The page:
Federal prosecutors today abandoned their legal challenge to review the notes a defense investigator for Roger Clemens took with jurors after a mistrial in the obstruction case.
The investigator for Clemens' defense team spoke with jurors after the prosecution of of the former baseball pitcher collapsed over prosecutorial missteps in Washington federal district court.
On the second day of trial in July, U.S. District Judge Reggie Walton declared a mistrial. The government’s lawyers played for jurors a video that contained evidence the judge had earlier said could not be presented.
Prosecutors recently reached out to Walton seeking permission to speak with the jurors as the government prepares to retry Clemens on charges he lied to Congress when he denied ever using performance enhancing drugs.
Court rules, Walton said, require a judge to permit the parties involved in a case to speak with jurors after they are discharged. Walton said the defense investigator violated those rules. The judge, however, did not issue sanctions. Walton sent a letter to the former jurors asking whether any one had a desire to discuss the case with the lawyers.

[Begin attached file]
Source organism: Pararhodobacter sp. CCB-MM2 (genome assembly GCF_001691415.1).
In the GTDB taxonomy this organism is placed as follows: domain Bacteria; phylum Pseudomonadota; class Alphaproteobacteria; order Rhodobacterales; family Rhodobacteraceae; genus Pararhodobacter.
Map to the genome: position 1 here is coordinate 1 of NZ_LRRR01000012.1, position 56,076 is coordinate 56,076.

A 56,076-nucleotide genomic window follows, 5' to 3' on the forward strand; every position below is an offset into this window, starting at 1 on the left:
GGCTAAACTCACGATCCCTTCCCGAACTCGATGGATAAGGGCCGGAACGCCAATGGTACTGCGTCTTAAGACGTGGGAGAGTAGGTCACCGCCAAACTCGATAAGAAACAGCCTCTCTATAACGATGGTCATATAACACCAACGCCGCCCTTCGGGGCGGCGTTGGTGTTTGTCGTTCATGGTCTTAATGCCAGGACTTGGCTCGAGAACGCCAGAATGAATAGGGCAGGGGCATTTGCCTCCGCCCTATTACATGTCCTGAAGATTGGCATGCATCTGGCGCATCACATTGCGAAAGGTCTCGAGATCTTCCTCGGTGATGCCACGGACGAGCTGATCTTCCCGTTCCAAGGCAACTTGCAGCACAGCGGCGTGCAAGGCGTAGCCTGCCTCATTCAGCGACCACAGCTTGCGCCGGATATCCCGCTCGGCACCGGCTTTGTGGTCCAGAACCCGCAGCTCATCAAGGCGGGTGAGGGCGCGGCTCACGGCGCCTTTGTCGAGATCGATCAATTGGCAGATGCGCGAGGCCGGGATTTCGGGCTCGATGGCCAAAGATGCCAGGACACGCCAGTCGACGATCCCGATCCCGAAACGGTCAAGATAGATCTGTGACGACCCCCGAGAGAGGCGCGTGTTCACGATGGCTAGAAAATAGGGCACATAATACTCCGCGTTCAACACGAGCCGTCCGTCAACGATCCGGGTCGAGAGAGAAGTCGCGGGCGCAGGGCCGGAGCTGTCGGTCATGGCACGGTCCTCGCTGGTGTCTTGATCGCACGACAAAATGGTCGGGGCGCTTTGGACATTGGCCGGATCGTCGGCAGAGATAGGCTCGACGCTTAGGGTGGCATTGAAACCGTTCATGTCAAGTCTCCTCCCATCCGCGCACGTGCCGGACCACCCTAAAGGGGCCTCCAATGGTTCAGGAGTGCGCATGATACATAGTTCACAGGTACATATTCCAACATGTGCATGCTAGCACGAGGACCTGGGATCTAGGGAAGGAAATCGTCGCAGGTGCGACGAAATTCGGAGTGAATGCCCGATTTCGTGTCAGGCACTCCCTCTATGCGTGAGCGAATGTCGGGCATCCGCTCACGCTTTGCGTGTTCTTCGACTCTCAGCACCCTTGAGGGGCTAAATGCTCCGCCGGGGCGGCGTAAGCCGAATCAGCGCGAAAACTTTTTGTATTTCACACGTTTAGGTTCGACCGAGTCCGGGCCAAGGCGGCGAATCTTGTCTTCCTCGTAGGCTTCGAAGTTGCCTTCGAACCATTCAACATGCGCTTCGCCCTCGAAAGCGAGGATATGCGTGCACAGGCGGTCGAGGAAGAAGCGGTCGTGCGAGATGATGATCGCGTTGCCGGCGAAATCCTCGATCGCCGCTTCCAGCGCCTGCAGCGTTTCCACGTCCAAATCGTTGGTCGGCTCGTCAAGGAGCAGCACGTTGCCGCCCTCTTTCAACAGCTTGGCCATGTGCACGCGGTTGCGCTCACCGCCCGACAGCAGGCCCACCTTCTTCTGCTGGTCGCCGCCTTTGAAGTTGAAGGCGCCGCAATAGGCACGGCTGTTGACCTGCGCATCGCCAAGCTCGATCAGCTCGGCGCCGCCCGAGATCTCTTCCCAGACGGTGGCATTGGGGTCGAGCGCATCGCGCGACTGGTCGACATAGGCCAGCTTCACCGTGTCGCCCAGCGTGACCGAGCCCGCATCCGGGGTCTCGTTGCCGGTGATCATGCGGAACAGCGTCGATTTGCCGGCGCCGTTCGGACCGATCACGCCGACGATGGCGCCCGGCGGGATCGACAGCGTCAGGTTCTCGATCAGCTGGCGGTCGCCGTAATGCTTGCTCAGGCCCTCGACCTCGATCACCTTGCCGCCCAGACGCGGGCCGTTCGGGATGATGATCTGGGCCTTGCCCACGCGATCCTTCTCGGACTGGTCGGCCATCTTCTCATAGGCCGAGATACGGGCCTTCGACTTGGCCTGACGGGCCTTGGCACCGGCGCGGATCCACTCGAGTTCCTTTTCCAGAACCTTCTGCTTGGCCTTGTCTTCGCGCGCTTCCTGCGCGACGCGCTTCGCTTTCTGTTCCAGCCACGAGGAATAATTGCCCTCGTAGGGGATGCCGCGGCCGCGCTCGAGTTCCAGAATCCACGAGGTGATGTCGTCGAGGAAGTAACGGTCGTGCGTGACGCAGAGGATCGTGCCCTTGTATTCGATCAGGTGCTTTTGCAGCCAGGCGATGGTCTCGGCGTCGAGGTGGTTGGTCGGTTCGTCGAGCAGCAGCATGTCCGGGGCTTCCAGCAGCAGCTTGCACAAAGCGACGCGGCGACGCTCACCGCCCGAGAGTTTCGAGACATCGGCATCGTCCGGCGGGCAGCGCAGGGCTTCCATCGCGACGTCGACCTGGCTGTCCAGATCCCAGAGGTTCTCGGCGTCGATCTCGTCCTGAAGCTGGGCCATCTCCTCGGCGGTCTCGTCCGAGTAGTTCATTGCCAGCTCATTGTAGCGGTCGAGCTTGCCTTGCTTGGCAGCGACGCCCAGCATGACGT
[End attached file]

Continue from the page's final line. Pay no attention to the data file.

Prosecutors also asked Walton earlier this month to require Clemens’ attorneys, led by Russell Hardin Jr., to provide to the government the defense investigator’s notes with jurors. Clemens’ defense attorneys opposed the request.
Walton told prosecutors that they can file a motion to compel the defense to turn over the notes. The deadline to file any such request was today.
In a one-paragraph filing this morning, prosecutors said they will not file a motion to compel Clemens’ attorneys to turn over the notes. An assistant U.S. attorney, Daniel Butler, did not provide an explanation of why the government would no longer seek the information.
Two white-collar defense lawyers in Washington said the government would likely have faced a high hurdle to review the Clemens documents. Clemens’ defense could have argued the papers are confidential through the attorney work-product privilege. Walton has set the Clemens retrial for April.